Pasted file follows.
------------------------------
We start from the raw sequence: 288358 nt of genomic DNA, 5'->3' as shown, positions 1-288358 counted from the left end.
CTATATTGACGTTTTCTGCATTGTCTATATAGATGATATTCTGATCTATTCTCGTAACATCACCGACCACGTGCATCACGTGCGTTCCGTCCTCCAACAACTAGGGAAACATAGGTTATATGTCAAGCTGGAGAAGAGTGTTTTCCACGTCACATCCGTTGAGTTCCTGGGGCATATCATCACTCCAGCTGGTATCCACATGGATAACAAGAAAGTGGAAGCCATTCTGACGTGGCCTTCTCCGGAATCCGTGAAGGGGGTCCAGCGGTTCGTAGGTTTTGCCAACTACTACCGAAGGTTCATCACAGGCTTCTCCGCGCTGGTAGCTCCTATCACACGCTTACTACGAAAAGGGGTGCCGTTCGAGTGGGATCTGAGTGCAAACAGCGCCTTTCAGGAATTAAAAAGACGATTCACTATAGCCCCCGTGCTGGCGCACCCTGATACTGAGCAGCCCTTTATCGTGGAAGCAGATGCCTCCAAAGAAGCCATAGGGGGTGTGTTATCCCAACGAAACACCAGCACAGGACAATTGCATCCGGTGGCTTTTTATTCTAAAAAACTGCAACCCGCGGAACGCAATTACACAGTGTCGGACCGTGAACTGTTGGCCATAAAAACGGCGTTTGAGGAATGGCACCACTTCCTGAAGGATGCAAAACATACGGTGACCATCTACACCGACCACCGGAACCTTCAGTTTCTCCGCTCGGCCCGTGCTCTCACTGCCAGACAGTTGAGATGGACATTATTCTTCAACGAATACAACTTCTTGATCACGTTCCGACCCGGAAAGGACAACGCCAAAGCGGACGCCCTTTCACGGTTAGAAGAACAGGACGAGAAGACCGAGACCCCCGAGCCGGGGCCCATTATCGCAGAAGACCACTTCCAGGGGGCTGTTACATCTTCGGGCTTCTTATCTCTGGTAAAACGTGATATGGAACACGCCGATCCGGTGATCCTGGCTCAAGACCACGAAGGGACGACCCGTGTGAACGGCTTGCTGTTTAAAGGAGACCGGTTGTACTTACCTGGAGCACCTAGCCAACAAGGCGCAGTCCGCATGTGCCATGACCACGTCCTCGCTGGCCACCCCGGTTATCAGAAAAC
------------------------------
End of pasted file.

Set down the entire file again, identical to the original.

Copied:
We start from the raw sequence: 288358 nt of genomic DNA, 5'->3' as shown, positions 1-288358 counted from the left end.
CTATATTGACGTTTTCTGCATTGTCTATATAGATGATATTCTGATCTATTCTCGTAACATCACCGACCACGTGCATCACGTGCGTTCCGTCCTCCAACAACTAGGGAAACATAGGTTATATGTCAAGCTGGAGAAGAGTGTTTTCCACGTCACATCCGTTGAGTTCCTGGGGCATATCATCACTCCAGCTGGTATCCACATGGATAACAAGAAAGTGGAAGCCATTCTGACGTGGCCTTCTCCGGAATCCGTGAAGGGGGTCCAGCGGTTCGTAGGTTTTGCCAACTACTACCGAAGGTTCATCACAGGCTTCTCCGCGCTGGTAGCTCCTATCACACGCTTACTACGAAAAGGGGTGCCGTTCGAGTGGGATCTGAGTGCAAACAGCGCCTTTCAGGAATTAAAAAGACGATTCACTATAGCCCCCGTGCTGGCGCACCCTGATACTGAGCAGCCCTTTATCGTGGAAGCAGATGCCTCCAAAGAAGCCATAGGGGGTGTGTTATCCCAACGAAACACCAGCACAGGACAATTGCATCCGGTGGCTTTTTATTCTAAAAAACTGCAACCCGCGGAACGCAATTACACAGTGTCGGACCGTGAACTGTTGGCCATAAAAACGGCGTTTGAGGAATGGCACCACTTCCTGAAGGATGCAAAACATACGGTGACCATCTACACCGACCACCGGAACCTTCAGTTTCTCCGCTCGGCCCGTGCTCTCACTGCCAGACAGTTGAGATGGACATTATTCTTCAACGAATACAACTTCTTGATCACGTTCCGACCCGGAAAGGACAACGCCAAAGCGGACGCCCTTTCACGGTTAGAAGAACAGGACGAGAAGACCGAGACCCCCGAGCCGGGGCCCATTATCGCAGAAGACCACTTCCAGGGGGCTGTTACATCTTCGGGCTTCTTATCTCTGGTAAAACGTGATATGGAACACGCCGATCCGGTGATCCTGGCTCAAGACCACGAAGGGACGACCCGTGTGAACGGCTTGCTGTTTAAAGGAGACCGGTTGTACTTACCTGGAGCACCTAGCCAACAAGGCGCAGTCCGCATGTGCCATGACCACGTCCTCGCTGGCCACCCCGGTTATCAGAAAAC